Part of the increased interest jury to soft tissue is really an in a downward cycle of decondi-
and awareness in the impor- issue of cellular nutrition. The tioning and further loss of con-
tance of exercise has also come better the supply of nutrients to trol in their lives. Strength train-
about because of the drive to- the area of injury, the better op- ing is a marvelous tonic for this
ward accountability in medical portunity for that tissue to be- debilitating mental thought
practice. The language support- come healthy. Because blood flow process. Allowing patients to see,
ing evidence-based/outcomes- is in parallel and not in series, re- feel, and per for m safe move-
driven medicine, which is ap- gional blood flow is a function of ments with specific weights pro-
pearing more and more in the the “need” expressed by the exer- vides them with important kines-
literature, reflects this. Giving cising muscle. Strengthening the thetic feedback. This feedback
patients medication and sending extensors of the low back encour- tells patients objectively what
them down for “a little PT” is be- ages blood flow to the area or in- they can actually lift safely.
coming less acceptable in the jury, and consequently enhances Other benefits that occur from
management of LBP. Rehabilita- the opportunity for healing to strength training are the reduced
tion specialists are being asked take place. Blood flow may be oc- risk of injury and increased sense
for defensible rationales for pre- cluded during the actual exer- of well-being that comes from this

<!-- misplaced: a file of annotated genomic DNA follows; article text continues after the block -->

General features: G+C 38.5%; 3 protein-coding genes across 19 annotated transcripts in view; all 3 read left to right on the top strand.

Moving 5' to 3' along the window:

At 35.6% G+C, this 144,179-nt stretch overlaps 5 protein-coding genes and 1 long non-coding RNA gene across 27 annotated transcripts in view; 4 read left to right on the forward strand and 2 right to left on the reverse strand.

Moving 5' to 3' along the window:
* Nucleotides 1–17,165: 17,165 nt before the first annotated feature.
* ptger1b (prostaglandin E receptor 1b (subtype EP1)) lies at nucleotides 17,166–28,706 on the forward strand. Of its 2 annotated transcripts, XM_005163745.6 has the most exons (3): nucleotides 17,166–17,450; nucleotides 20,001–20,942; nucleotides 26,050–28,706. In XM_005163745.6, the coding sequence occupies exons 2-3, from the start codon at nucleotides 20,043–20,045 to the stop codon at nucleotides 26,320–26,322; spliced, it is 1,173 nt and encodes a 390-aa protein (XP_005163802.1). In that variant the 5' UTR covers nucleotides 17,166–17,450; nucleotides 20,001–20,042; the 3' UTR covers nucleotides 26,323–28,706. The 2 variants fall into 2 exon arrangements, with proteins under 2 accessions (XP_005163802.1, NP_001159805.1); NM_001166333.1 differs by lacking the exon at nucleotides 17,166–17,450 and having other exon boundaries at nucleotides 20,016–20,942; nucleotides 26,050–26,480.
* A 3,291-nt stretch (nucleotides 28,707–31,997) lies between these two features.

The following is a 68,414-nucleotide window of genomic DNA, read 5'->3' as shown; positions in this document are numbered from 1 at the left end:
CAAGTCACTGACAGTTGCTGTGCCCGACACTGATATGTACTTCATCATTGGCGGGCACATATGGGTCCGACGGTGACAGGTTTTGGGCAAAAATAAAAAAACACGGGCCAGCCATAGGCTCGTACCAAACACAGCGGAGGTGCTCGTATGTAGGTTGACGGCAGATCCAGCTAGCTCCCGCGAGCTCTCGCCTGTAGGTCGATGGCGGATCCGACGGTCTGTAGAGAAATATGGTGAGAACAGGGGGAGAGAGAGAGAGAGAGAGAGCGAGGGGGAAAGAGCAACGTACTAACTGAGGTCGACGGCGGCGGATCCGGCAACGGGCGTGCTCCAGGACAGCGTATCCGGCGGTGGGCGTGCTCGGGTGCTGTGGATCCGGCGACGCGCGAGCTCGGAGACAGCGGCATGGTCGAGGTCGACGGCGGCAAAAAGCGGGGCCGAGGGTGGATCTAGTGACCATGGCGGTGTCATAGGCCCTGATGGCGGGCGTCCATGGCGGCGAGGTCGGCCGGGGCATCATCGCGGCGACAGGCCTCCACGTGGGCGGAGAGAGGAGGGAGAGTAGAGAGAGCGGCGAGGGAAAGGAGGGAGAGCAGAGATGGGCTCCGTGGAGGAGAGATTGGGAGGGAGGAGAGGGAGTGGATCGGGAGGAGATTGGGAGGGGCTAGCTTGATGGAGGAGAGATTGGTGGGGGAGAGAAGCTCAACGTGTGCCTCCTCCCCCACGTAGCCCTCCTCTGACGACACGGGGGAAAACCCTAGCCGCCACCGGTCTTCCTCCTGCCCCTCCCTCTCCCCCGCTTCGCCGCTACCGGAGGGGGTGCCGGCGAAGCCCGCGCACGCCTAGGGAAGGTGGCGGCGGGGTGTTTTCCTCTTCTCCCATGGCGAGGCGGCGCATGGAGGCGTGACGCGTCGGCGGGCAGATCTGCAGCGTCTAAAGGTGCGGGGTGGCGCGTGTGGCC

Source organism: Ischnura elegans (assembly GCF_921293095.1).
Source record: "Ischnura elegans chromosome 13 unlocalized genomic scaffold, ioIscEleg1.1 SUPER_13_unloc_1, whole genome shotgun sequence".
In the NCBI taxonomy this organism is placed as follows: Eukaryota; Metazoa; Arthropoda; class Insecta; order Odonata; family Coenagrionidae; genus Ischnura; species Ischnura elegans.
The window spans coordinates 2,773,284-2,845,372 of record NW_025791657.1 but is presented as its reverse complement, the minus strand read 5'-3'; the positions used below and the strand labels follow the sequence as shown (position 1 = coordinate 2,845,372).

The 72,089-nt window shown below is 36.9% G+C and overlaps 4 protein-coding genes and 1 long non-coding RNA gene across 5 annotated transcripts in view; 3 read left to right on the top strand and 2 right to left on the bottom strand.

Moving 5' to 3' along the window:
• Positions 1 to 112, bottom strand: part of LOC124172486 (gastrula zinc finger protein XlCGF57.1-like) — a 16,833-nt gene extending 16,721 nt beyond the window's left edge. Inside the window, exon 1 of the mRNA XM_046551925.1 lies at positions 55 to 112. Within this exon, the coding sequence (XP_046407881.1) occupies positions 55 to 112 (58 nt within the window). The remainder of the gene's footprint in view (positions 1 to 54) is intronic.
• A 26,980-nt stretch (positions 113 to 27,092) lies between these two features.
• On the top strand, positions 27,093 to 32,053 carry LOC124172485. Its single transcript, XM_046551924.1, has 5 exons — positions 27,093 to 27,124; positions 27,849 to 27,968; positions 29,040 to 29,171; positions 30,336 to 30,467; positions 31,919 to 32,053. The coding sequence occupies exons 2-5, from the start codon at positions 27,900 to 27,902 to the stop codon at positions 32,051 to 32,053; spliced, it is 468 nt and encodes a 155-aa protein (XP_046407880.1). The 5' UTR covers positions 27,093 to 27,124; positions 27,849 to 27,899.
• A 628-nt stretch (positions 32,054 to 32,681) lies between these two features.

scribed treatment plans. cise, but immediately following activity. In unpublished data from
The introduction of the field of the activity fresh blood and nutri- 2 major airlines, low back injury
exercise science has helped move ents flood the exercised muscle. costs were reduced by over 70%
the objective management of LBP From a clinical standpoint, following a systematic strength
patients forward. Clinical exercise aggressive strength training of training program focusing on the
physiologists (CEP), working with the lumbar spine has been shown lumbar extensor muscles. With
physicians and physical thera- to overcome structural weak- these principles in mind, let us
pists, have brought a more quan- nesses in patients with LBP (7). It take a look at a specific outcomes-
titative thought process to this has been shown to “lay down based conservative care (i.e., non-
arena. The CEP’s ability to mea- bone” in the lumbar spine follow- operative) spine center, Progressive
sure human performance has ing a training regimen (4). It has Spine Care and Rehabilitation. The
aided in the process of moving also been used as a successful program focuses on testing and
conservative spinal care forward strategy in the reduction of pain training the muscles of the low